On July 11, 1995, defendant Deborah Poritz filed a motion to dismiss the Complaint on the basis that: (1) the Attorney General is not involved in the plaintiff's prosecution under N.J. Stat. Ann. 2C:13-4; (2) the Complaint lacks specificity as to defendant Poritz; (3) adjudicating the Complaint would impermissibly involve the federal court in the exclusively state matter of domestic relations; and (4) the Complaint is barred by the Eleventh Amendment.

 On July 17, 1995, defendants Smith and Gaynor moved to dismiss the Complaint on the basis that the activities of the defendants are not "under color of law" for purposes of section 1983, and that plaintiff has failed to allege sufficient facts to state a claim for conspiracy. On August 8, 1995, defendant Franklin Township filed opposition to plaintiff's request for preliminary injunctive relief.

 DISCUSSION

 A. Plaintiff's Request for Injunctive Relief

 Plaintiff has asked for a "temporary injunction . . . preventing the named defendants from any further prosecution, any further unconstitutional actions, causing irreparable injury to the plaintiff and his son." (Pl.'s Br.) Plaintiff further contends that "N.J. Stat. Ann. 2C:13-4 is unconstitutional on its face since custody is awarded in over 95% [sic] to women/mothers; as is common knowledge, as per this courts [sic] mandatory obligation to recognize under judicial notice 201(d)." (Pl.'s Amended Compl. at 37.) Plaintiff does not appear to seek damages but declaratory and injunctive relief only.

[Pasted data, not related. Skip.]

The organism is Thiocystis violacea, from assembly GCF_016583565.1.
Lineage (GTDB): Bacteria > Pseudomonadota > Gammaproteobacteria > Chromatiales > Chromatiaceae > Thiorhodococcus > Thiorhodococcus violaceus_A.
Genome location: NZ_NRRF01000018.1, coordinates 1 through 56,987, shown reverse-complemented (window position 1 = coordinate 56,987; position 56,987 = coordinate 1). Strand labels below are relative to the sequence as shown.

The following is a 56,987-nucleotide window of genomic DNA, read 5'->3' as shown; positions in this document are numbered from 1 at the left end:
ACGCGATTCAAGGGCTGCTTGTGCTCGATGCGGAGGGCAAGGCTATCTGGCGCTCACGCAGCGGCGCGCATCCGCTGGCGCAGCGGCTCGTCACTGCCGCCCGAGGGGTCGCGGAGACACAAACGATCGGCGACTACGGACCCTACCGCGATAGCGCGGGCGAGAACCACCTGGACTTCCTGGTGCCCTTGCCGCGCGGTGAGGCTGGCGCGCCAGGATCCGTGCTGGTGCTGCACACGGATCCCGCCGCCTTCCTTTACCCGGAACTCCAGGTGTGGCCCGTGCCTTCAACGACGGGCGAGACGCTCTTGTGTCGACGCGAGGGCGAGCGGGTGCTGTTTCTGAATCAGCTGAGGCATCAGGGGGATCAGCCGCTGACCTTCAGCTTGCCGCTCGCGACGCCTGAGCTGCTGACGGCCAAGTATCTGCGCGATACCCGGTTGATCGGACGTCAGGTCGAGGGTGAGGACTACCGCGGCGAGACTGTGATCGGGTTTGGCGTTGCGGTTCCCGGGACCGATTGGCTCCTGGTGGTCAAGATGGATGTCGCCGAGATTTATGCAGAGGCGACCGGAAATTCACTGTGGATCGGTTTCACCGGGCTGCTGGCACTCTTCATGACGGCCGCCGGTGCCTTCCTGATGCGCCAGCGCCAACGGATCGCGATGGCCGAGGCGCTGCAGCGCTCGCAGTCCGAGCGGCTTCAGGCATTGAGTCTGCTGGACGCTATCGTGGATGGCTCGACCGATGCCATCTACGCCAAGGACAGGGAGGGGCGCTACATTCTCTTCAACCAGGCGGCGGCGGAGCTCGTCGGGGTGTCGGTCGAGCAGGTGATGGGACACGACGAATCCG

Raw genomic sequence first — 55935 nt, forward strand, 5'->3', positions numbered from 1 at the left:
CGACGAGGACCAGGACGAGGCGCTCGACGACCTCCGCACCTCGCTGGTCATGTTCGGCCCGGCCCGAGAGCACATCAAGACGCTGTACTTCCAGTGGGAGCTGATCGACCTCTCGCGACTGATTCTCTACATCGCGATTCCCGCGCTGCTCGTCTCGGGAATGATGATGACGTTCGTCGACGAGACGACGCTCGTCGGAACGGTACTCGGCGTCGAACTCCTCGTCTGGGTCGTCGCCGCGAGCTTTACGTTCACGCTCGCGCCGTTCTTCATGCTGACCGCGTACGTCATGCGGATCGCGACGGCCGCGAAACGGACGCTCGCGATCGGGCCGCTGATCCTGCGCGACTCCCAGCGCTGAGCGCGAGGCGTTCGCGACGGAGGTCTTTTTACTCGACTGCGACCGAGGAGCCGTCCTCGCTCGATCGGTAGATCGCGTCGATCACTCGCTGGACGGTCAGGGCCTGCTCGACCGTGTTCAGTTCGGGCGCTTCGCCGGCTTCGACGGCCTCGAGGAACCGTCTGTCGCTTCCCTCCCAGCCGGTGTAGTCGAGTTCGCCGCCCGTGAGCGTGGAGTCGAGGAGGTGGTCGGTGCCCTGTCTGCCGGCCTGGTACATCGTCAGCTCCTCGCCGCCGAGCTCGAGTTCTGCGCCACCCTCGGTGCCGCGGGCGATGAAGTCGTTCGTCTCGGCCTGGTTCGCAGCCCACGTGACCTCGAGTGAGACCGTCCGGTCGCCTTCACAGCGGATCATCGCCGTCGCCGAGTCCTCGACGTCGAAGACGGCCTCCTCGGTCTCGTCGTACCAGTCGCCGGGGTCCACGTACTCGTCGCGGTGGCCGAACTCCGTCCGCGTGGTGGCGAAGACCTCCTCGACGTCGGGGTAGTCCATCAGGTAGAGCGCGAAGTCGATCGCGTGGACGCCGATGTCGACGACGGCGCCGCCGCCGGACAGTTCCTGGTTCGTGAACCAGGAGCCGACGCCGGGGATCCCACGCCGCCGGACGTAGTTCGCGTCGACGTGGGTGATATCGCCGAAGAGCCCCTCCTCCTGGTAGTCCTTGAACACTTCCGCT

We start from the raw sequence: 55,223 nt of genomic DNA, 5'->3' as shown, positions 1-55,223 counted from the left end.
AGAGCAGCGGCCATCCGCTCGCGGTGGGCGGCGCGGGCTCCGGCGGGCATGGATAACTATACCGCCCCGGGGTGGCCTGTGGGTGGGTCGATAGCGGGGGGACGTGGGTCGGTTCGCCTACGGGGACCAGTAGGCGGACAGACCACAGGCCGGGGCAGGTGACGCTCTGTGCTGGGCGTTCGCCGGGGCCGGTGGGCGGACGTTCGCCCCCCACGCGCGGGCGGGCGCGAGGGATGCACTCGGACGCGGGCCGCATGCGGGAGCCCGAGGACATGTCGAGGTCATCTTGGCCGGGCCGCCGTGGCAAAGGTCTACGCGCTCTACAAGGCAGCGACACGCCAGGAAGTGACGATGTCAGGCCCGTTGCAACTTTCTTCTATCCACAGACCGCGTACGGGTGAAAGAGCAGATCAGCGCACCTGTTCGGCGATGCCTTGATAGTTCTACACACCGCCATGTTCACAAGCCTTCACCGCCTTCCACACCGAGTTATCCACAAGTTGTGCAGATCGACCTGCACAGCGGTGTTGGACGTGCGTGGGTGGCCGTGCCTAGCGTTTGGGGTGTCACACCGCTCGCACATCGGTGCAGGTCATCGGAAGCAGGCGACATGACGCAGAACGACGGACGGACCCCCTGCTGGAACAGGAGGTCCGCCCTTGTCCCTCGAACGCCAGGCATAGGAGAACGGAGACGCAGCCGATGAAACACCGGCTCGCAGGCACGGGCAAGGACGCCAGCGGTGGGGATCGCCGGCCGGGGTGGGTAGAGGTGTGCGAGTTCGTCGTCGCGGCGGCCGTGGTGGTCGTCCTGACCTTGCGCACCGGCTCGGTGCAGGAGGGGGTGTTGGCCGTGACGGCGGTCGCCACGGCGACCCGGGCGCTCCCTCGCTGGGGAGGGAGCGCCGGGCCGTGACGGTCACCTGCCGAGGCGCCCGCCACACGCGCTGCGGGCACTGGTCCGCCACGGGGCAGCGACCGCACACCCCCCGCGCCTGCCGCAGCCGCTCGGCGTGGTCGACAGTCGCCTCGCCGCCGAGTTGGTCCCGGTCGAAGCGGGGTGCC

The grant of injunctive relief is an "extraordinary remedy, which should be granted only in limited circumstances." Frank's GMC Truck Center, Inc. v. General Motors Corp., 847 F.2d 100, 102 (3d Cir. 1988) (citing United States v. City of Philadelphia, 644 F.2d 187, 191 n.1 (3d Cir. 1980)). In ruling on a motion for a preliminary injunction, this Court must consider (1) the likelihood that the moving party will prevail on the merits at final hearing; (2) the extent to which the moving party will suffer irreparable injury in the absence of relief; (3) the extent to which the nonmoving party will suffer irreparable injury if the preliminary injunction is issued; and (4) the public interest. See Opticians Ass'n v. Independent Opticians, 920 F.2d 187, 191-92 (3d Cir. 1990).

 In order to win injunctive relief, plaintiff must demonstrate the likelihood of success on the merits of his claim. Insofar as plaintiff seeks to enjoin his ongoing criminal proceeding, plaintiff cannot demonstrate a likelihood of success. Under Younger v. Harris, 401 U.S. 37, 46, 27 L. Ed. 2d 669, 91 S. Ct. 746 (1971), a federal court will not enjoin proceedings in a state court unless "the threat to the plaintiff's federally protected rights [is] one that cannot be eliminated by his defense against a single criminal prosecution." Id. Plaintiff has failed to show that his challenge to the constitutionality of the statute cannot be conducted in state court. Moreover, it is now well established doctrine that "federal courts should not adjudicate the constitutionality of state enactments fairly open to interpretation until the state courts have been afforded a reasonable opportunity to pass upon them." Harrison v. N.A.A.C.P., 360 U.S. 167, 176, 3 L. Ed. 2d 1152, 79 S. Ct. 1025 (1959).